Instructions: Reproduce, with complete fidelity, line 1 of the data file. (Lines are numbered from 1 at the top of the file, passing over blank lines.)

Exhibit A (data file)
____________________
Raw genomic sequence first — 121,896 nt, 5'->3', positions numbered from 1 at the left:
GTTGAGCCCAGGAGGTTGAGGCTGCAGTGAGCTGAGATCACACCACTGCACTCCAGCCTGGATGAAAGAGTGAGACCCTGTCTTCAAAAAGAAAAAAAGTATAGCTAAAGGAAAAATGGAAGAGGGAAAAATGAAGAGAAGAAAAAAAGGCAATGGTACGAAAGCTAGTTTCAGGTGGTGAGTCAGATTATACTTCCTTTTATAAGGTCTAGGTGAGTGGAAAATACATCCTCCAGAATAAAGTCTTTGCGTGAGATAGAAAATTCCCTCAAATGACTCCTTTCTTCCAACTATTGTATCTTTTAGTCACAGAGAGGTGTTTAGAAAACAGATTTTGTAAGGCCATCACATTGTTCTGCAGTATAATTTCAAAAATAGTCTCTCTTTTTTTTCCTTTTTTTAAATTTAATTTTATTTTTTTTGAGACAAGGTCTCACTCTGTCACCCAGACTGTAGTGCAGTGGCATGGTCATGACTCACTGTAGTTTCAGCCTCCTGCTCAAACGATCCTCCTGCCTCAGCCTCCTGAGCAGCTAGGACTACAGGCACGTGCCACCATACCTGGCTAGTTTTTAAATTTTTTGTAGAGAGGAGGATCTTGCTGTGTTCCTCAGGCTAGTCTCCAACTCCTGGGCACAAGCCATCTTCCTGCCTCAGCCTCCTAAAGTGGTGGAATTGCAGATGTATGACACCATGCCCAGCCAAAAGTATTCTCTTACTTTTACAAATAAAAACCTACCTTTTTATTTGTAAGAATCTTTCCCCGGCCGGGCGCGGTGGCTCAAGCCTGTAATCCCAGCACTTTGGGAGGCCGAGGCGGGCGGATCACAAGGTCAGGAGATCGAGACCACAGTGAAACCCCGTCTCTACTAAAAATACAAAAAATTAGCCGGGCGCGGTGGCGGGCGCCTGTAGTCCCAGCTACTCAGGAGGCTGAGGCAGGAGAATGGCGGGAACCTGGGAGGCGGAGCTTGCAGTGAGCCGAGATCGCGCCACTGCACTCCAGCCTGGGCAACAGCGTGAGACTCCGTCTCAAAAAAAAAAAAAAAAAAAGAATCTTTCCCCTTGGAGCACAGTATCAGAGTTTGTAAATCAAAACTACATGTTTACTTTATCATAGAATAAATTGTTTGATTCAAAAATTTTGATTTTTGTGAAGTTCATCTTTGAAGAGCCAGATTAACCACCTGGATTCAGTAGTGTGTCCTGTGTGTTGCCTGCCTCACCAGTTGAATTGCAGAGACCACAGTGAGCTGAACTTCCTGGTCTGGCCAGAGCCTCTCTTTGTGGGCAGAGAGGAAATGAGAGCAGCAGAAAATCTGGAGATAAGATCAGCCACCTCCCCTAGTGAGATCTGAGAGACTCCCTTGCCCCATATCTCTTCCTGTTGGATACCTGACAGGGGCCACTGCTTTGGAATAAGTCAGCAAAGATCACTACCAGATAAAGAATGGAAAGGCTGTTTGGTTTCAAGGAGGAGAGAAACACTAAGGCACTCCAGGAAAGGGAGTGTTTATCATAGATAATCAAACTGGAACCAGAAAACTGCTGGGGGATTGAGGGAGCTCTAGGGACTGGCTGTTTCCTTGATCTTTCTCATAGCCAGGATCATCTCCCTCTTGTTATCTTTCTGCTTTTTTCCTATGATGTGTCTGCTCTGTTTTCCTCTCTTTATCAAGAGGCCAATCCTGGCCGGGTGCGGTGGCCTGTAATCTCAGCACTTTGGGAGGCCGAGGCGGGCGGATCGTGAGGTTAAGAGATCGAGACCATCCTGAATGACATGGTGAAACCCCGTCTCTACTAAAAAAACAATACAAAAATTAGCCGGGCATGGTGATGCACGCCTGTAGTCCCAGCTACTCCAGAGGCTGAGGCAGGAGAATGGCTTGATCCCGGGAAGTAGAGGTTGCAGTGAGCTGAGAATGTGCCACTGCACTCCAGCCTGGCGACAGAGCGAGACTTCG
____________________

Raw genomic sequence first — 121,896 nt, 5'->3', positions numbered from 1 at the left: